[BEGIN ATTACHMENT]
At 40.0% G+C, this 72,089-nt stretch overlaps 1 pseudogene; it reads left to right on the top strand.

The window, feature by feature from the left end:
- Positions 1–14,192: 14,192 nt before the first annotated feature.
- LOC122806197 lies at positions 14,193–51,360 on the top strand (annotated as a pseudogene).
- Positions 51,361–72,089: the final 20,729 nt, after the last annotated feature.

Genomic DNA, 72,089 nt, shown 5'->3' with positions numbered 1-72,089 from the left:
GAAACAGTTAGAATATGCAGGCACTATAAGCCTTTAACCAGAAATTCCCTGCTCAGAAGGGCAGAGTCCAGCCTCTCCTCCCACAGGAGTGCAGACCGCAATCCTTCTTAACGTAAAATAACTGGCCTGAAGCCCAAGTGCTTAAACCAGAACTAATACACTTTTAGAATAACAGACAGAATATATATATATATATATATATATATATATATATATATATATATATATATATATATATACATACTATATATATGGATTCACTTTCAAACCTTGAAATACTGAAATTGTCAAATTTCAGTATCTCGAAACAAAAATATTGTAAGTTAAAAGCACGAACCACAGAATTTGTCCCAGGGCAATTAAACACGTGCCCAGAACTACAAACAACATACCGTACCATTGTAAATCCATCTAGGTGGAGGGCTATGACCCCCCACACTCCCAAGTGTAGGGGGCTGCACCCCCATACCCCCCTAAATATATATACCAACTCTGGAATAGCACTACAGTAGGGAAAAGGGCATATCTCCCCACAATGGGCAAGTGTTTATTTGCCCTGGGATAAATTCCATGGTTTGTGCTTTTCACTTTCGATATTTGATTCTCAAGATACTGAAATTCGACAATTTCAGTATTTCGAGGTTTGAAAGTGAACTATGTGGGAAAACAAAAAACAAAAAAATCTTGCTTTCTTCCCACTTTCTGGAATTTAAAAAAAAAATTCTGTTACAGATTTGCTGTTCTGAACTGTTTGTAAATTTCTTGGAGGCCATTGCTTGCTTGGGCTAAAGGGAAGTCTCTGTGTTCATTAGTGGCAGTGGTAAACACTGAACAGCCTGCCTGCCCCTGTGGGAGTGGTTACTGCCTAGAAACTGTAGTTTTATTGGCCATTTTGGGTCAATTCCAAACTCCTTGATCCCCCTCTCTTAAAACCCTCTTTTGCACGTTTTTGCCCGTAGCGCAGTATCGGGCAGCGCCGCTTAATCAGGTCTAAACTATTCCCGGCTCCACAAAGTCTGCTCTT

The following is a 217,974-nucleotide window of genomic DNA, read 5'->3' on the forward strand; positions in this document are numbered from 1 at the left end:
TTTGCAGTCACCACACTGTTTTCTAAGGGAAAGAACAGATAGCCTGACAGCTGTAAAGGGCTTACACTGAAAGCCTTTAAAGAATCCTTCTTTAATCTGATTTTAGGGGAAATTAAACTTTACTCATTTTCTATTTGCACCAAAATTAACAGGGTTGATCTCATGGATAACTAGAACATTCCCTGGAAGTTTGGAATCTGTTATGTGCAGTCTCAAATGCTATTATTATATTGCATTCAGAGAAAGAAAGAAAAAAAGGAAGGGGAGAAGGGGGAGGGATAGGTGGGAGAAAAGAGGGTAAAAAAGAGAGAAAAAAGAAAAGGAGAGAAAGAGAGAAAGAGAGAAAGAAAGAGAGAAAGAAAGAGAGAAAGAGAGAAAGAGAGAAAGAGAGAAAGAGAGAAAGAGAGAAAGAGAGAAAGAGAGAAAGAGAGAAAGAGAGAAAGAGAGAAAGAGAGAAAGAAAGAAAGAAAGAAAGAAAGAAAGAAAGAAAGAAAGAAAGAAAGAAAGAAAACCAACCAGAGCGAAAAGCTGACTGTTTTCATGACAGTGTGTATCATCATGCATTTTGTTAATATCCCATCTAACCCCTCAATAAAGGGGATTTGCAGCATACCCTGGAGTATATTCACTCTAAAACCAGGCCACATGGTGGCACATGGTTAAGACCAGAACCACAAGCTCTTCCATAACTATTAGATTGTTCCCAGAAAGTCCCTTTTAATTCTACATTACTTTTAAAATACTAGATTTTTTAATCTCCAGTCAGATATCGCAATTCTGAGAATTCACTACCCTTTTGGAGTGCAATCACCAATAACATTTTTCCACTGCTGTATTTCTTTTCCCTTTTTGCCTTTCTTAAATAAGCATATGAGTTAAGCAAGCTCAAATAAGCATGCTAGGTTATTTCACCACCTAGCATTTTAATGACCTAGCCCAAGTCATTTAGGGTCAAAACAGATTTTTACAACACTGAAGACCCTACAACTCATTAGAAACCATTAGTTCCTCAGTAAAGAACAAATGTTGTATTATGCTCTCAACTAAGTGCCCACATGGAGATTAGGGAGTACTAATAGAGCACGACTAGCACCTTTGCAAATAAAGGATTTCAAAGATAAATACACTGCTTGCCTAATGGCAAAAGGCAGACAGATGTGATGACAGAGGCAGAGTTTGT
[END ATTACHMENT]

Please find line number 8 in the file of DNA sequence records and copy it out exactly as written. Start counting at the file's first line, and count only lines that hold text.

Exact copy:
The following is a 217,974-nucleotide window of genomic DNA, read 5'->3' on the forward strand; positions in this document are numbered from 1 at the left end: